23 June 2023
e-SIMs and i-SIMs are the brand new SIM technologies changing the face of telecommunications. As well as changing how devices are manufactured, they are also changing the way that SIM cards are sold, packaged and used by consumers. Mobile devices, (such as watches, tablets, phones) that are connected over the Internet of Things currently via e-SIMs, are altering every aspect of telecommunications, as well as mobile device design, manufacturing and branding.
If you would like to learn more about the e-SIM please follow this link to the article on the BPAK blog e-SIM: The Future of Telecommunications, this article will be focusing on the e-SIM and i-SIM and the differences between them as well as how they are changing the game of telecommunications with IoT.
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The first device to use an e-SIM was the Samsung Gear 2 S2 smartwatch back in 2016. Phones with e-SIM support (i.e a dual system where a physical SIM can be used but the device is also unlocked to be compatible with e-SIM operators). In 2021 Apple released the first e-SIM only version of the Iphone, (the Iphone 14) in the US – this meant that the phone was incompatible with traditional physical SIM cards and users could only activate the phone via a list of e-SIM operators.
So how do e-SIMs and i-SIMs benefit not only brands and customers, but also the economic and environmental climates? They are theoretically cheaper, greener and easier to use…does that make them a profitable long term investment or a momentary fad that will fade out and become more of a con than a pro.
In this article we’re going to go through every aspect of the e-SIM, focusing on how they will impact the telecommunications sector and mobile device distribution.
Are They The Same Thing?
The main difference between an i-SIM and e-SIM is that an e-SIM is attached to the motherboard in a device, while the i-SIM is attached to the processor. An e-SIM is embedded into the device and holds the data of the carrier, their IMEI (International Mobile Equipment Identity). When Apple came up with the model of the e-SIM it was approved by the Global System for Mobile Communications Association (GSMA), a consortium of over 1,200 companies responsible for deciding how mobile phones work. The only real difference between an i-SIM and e-SIM is where it’s located, it doesn’t change anything for the end user; just for the manufacturers.
So, physically there is a difference between the i-SIM and e-SIM even if the end result is – on the face of it – completely the same for consumers. However there are a few differences in the technology of the i-SIM and e-SIM, starting with the fact that the i-SIM is more secure. This is due to the chip being based on Tamper Resistant Elements providing reliable end-to-end security and making it virtually impossible to tamper with. It also increases privacy and encryption on 5G data networks meaning that there is less of a security issue when connecting to public wifi accounts or using roaming on a device. The i-SIM is also due to outrun e-SIM growth in the next 5 years due to the chip being smaller, more powerful and integrated with the processor core using the SoC (System on a chip) encryption. This not only benefits a device’s power consumption but also leaves more space within the mechanics of the phone for other technologies that will boost the capabilities of the device.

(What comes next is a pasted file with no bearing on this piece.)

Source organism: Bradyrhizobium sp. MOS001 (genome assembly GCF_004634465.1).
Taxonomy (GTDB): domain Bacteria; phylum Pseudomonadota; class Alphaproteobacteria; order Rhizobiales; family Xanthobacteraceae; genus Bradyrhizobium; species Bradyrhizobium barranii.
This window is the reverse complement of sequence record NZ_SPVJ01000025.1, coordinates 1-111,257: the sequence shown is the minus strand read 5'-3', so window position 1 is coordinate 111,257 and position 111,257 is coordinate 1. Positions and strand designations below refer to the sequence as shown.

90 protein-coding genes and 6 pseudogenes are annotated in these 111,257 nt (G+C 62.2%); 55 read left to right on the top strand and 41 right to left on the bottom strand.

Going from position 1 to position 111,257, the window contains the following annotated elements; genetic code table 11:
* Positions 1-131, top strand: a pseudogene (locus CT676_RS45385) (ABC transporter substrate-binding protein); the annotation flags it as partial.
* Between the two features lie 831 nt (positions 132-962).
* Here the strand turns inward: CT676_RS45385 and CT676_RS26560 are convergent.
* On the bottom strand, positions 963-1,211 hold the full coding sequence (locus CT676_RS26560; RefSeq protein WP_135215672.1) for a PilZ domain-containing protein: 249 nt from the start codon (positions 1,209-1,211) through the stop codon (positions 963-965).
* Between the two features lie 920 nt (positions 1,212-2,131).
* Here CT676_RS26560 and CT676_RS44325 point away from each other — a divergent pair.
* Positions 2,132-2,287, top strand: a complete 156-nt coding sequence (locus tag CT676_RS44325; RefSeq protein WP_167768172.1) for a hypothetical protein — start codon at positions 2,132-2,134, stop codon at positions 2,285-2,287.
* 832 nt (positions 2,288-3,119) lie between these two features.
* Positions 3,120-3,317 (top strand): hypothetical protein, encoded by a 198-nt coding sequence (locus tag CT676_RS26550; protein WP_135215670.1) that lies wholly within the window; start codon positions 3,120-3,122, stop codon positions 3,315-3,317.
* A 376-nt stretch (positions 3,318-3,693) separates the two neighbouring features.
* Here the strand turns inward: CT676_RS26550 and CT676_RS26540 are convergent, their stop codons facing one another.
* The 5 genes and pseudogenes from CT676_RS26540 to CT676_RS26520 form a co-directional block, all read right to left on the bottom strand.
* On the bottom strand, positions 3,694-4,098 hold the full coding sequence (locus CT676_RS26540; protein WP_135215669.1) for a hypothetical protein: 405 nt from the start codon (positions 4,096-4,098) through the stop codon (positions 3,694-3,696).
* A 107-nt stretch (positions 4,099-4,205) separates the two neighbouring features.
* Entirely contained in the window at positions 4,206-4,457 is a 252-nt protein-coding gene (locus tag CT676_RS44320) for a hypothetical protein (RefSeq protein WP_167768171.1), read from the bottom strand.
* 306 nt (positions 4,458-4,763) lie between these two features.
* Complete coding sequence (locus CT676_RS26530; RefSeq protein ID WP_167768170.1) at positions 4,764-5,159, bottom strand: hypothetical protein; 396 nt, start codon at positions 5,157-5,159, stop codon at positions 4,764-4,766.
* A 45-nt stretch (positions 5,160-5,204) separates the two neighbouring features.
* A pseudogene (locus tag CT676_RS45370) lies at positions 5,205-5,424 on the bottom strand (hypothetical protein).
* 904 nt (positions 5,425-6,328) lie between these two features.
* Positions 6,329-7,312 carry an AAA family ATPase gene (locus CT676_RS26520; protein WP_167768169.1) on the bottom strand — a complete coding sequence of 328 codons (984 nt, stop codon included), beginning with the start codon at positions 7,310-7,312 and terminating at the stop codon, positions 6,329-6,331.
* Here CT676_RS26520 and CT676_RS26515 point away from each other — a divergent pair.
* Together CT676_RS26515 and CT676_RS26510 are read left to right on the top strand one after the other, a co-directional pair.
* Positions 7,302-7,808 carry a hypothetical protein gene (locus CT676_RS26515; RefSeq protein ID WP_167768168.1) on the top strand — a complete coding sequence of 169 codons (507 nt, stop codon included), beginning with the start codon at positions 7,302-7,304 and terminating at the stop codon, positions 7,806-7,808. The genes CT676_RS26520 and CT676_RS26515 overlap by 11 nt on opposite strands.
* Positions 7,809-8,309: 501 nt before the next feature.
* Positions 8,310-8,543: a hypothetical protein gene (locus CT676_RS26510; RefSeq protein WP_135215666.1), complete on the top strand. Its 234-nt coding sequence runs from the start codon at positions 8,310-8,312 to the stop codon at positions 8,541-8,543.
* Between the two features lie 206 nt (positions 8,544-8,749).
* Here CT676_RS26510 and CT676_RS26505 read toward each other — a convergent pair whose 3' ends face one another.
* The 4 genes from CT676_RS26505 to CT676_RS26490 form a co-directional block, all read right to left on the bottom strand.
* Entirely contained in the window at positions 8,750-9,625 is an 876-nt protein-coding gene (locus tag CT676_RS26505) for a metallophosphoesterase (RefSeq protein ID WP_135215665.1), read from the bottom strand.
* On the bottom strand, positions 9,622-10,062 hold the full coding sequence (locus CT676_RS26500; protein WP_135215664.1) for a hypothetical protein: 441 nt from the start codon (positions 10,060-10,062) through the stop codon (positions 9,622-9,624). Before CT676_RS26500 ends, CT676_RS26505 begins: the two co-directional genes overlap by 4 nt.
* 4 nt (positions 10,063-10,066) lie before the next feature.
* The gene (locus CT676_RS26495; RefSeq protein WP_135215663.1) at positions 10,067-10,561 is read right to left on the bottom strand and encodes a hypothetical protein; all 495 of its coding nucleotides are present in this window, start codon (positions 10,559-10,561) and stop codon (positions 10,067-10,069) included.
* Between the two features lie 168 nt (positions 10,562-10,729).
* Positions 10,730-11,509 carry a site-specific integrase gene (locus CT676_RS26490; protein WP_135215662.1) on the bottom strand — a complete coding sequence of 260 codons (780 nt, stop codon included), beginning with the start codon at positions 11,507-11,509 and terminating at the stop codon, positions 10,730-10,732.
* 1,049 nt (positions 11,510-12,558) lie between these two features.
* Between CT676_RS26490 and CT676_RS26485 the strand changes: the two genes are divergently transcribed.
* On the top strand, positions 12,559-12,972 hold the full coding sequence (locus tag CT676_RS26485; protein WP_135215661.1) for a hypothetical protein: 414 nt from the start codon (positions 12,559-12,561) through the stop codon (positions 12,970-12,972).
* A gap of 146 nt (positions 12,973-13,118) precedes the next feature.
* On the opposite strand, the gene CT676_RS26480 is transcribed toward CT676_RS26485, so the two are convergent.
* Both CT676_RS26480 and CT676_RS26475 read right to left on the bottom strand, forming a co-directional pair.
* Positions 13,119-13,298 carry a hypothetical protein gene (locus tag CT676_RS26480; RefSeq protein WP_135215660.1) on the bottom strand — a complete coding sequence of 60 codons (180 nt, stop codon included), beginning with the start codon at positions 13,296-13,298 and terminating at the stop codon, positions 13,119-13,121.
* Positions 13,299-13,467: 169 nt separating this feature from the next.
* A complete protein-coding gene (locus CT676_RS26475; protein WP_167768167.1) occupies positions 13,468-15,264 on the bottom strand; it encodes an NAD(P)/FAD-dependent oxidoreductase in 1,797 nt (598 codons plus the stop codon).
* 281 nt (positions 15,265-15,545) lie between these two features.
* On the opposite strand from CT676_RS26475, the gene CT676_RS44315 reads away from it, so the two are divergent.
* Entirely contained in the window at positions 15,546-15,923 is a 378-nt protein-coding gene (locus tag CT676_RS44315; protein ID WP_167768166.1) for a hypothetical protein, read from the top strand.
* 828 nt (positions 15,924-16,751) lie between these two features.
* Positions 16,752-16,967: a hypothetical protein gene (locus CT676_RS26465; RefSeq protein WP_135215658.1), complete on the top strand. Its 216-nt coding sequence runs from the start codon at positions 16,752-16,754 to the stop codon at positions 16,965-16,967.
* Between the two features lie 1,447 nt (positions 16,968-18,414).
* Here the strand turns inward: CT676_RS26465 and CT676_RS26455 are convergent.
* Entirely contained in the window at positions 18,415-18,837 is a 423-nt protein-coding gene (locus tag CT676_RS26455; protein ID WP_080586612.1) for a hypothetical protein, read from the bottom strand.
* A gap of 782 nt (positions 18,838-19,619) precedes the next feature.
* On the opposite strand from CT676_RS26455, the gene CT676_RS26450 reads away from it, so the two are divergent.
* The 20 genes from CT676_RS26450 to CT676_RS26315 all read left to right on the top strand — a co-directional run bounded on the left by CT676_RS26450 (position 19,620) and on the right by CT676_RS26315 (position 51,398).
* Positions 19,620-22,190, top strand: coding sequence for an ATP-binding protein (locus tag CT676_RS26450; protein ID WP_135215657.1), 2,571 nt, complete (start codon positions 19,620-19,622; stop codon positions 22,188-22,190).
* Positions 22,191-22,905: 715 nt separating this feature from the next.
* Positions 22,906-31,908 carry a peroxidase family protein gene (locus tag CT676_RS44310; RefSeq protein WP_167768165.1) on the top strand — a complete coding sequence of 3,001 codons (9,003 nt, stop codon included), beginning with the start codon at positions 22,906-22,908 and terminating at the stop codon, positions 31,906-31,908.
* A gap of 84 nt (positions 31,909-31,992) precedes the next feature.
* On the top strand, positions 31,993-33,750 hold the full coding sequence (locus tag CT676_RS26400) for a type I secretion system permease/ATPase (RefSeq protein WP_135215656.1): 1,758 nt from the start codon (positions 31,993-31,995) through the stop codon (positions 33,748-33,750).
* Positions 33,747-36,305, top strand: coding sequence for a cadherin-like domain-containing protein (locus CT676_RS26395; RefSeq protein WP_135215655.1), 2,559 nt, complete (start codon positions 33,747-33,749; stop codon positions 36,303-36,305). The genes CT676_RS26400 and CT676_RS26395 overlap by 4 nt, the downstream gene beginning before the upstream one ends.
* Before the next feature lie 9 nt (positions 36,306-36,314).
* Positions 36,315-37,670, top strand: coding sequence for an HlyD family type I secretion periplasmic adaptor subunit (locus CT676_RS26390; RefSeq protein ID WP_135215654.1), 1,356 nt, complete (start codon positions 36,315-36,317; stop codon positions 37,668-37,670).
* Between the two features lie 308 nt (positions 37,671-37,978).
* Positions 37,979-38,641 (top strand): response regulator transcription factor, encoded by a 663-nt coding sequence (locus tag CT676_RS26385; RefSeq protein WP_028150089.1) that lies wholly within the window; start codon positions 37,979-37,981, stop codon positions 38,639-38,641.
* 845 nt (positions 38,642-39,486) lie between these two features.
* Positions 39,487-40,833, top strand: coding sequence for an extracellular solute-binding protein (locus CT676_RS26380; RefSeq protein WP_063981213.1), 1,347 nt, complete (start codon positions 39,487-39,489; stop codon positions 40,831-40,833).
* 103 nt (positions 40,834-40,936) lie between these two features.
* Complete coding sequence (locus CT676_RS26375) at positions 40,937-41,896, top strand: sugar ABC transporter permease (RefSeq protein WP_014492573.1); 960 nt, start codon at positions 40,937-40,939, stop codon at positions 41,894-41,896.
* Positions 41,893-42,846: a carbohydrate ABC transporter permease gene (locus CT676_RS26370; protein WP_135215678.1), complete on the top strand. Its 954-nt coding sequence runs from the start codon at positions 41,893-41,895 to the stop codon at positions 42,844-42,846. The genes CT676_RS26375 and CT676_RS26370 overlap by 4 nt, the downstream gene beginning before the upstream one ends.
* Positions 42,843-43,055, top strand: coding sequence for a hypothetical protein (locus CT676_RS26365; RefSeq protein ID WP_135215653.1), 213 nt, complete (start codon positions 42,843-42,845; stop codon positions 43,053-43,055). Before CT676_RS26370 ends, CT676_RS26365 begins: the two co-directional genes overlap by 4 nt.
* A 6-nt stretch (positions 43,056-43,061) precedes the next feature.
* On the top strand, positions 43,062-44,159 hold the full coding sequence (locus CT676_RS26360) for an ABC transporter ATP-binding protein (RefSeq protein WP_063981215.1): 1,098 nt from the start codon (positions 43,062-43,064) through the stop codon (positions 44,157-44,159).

Are There Any Problems?
Although the e-SIM has been rolled out and approved by GSMA, adopted by MVNO’s and implanted into devices on a mass market scale – there are still concerns about the i-SIM. The i-SIM is a very new technology, it has also not been tested completely so while it is forecasted to be better than the e-SIM in terms of security, device optimisation and usability; this is not a sure bet. The i-SIM has been approved by the GSMA as it sits under the e-SIM technology that was approved earlier and is already being invested in by MVNOs and manufacturers. While the i-SIM is still being tested it’s best to stay in the e-SIM market and onboard that into your MVNO brand.
Where Do You Go From Here?
There are fears that the MVNO market will become even more competitive as other players begin to step into the market, not having to contend with the overheads that traditional operators have had. Revenues are already down from traditional profits made by SMS and voice services. As the technology for network operators becomes more invisible, and the sales form of companies becomes more online – there is a temptation to move the MVNO brands and SIMs into complete online transactions which don’t require anything physical. However, no matter how invisible SIM cards become, there is still a need to provide physical options for customers to connect to these new and established networks. That’s where packaging is still – more than ever – a necessary sales tactic in securing new and returning customers. Especially as the new technology brings an even more competitive landscape.
If you would like to find out more about the packaging solutions for e-SIM packaging please get in touch with the BPAK team at email@example.com